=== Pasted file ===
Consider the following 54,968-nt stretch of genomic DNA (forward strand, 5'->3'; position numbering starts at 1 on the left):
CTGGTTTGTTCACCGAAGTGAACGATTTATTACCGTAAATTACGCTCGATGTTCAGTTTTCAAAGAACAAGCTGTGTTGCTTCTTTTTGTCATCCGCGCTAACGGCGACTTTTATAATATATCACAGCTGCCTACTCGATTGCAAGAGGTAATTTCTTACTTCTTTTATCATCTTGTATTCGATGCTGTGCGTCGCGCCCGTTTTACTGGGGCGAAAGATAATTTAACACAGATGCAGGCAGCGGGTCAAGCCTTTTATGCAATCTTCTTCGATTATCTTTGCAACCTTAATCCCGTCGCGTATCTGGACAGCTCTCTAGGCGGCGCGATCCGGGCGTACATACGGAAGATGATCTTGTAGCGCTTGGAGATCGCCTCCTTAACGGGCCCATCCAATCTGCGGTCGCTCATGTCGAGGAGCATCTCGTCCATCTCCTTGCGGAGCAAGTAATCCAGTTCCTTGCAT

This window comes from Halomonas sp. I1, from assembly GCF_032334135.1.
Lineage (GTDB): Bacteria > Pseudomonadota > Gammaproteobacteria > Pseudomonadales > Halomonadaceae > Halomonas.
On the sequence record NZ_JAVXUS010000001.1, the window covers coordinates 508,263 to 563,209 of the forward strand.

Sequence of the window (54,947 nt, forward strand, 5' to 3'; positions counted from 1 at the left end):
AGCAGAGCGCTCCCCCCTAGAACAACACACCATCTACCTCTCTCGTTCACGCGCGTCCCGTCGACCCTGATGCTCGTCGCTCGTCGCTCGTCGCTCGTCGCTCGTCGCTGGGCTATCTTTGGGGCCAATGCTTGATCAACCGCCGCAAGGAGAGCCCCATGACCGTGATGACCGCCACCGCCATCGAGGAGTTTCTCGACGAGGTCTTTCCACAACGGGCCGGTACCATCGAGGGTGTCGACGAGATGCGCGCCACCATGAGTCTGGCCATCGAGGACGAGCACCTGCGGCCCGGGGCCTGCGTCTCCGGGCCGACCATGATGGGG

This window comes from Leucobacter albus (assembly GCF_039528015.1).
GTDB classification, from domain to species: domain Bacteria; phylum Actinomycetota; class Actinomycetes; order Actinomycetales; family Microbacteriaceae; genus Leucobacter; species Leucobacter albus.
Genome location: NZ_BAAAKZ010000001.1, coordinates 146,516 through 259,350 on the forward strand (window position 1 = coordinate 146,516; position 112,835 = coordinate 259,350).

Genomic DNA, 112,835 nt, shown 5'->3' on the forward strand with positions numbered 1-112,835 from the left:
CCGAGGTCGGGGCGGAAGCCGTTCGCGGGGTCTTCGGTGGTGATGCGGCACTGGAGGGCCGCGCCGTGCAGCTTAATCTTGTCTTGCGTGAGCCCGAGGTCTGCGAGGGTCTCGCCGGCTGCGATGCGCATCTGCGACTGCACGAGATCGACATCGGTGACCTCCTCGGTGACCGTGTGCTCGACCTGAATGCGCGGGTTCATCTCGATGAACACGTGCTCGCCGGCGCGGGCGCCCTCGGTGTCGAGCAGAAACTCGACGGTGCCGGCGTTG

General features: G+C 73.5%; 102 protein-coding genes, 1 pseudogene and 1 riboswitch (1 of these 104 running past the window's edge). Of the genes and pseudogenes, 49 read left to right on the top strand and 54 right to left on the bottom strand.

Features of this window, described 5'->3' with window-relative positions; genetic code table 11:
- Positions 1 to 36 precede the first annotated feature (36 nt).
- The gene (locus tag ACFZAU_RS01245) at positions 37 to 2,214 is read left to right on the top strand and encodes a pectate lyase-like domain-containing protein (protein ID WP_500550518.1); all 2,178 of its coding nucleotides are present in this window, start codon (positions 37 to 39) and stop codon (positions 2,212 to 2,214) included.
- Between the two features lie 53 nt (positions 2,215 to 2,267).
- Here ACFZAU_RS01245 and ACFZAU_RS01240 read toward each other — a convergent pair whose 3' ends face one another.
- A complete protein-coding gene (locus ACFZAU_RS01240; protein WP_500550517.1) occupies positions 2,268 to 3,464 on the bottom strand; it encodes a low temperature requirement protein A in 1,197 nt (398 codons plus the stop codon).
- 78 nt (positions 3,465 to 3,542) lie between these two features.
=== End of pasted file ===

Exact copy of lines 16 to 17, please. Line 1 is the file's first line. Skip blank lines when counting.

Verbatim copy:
- The gene (locus tag ACFZAU_RS01245) at positions 37 to 2,214 is read left to right on the top strand and encodes a pectate lyase-like domain-containing protein (protein ID WP_500550518.1); all 2,178 of its coding nucleotides are present in this window, start codon (positions 37 to 39) and stop codon (positions 2,212 to 2,214) included.
- Between the two features lie 53 nt (positions 2,215 to 2,267).